Will Drinking Vinegar Actually Boost Your Health?
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by Rachel Grumman Bender
Unless you’ve been living under a rock, chances are you’ve heard about the much-touted health benefits of vinegar—in particular, apple cider vinegar. The ancient condiment—the earliest known use of vinegar dates back more than 10,000 years and has been used as both food and medicine—is enjoying a real resurgence lately. “Cleansing diets and juicing have become so popular, and I think that’s created the recent buzz around vinegar,” says Bonnie Taub-Dix, registered dietitian and author of “Read It Before You Eat It.”
As with any trend, it’s easy to get lost in the hype and start believing that vinegar is a miracle medicine (it isn’t). In fact, one of the most popular claims—that drinking a small amount of apple cider vinegar before a meal helps curb appetite and burn fat—has little scientific support, according to the Mayo Clinic.
So we did some digging and found some valid, science-back benefits to vinegar that are worth sharing. In fact, research shows that vinegars contain antioxidants, which slow premature aging and reduce the risk of cancer, for example.
Here are a few more ways vinegar can give your health a boost:
Vinegar improves blood sugar levels. Drinking apple cider vinegar before a high-carbohydrate meal improves insulin sensitivity—slowing the rate of blood sugar levels rising—in people who are insulin resistant (a prediabetes condition) or have type 2 diabetes, according to a 2004 study. The researchers note that vinegar may possess physiological effects similar to the anti-diabetes medications acarbose and metformin.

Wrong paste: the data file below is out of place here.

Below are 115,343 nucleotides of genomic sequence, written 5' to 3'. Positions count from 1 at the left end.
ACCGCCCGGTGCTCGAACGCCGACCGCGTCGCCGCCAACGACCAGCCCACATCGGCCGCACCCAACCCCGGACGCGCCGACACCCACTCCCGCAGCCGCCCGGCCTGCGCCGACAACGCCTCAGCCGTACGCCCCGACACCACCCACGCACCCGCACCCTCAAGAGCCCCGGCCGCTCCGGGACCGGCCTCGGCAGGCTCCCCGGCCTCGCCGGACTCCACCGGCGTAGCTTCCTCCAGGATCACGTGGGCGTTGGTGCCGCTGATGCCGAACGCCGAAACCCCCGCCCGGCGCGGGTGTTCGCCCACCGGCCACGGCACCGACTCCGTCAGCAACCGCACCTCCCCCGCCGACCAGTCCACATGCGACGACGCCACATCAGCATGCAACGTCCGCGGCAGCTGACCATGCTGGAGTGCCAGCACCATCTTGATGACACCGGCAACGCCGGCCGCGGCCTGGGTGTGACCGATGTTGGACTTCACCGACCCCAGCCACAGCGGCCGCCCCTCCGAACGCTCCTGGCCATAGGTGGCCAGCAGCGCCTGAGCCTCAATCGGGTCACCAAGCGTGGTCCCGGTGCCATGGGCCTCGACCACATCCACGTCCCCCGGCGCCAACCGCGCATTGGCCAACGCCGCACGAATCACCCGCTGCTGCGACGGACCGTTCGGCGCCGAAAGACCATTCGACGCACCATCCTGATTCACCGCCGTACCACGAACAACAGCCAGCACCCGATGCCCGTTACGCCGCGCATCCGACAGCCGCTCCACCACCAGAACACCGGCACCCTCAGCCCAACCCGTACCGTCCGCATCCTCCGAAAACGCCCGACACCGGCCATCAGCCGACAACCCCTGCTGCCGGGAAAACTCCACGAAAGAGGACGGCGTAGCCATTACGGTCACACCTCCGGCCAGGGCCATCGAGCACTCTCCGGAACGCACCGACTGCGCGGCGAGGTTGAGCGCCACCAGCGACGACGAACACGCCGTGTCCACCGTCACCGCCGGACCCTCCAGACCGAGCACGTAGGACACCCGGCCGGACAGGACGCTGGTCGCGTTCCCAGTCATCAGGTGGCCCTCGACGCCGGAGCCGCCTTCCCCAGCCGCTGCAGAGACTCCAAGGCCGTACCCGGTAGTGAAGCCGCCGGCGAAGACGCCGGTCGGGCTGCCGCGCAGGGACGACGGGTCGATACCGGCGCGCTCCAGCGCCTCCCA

It protects your heart health. Balsamic vinegar prevents the oxidation of low-density lipoprotein (LDL), which is believed to contribute to atherosclerosis—a condition in which plaque builds up in the arteries, blocking blood flow and in some cases, eventually leading to a heart attack or stroke, according to a 2010 study.
Substituting in vinegar can help you lose weight. The condiment can easily replace unhealthy fats—namely, in commercial salad dressing. “What I love to do is take a favorite dressing, even blue cheese, which is rich and high in calories, and I dilute it down with vinegar,” suggests Taub-Dix, who splits commercial dressing into two bottles and fills up the remaining half with vinegar. “The vinegar adds a delicious flavor and cuts calories in half. Or I make my own dressing at home with balsamic or champagne vinegar.”
It kills bacteria. Vinegar is thought to have antibacterial properties that can help fight the infection behind a sore throat. The acidity decreases the pH of tissue, which helps prevent bacteria from growing on its surface. In addition, a 2014 study even found that vinegar’s ingredient, acetic acid, which gives vinegar its tart flavor and strong odor, acts as a non-toxic disinfectant against drug-resistant tuberculosis (TB) bacteria.
Vinegar may help reduce the risk of cancer. Vinegars are a rich source of polyphenols, compounds synthesized by plants to fight oxidative stress. According to 2006 research, consuming polyphenols enhances antioxidant protection and reduces cancer risk.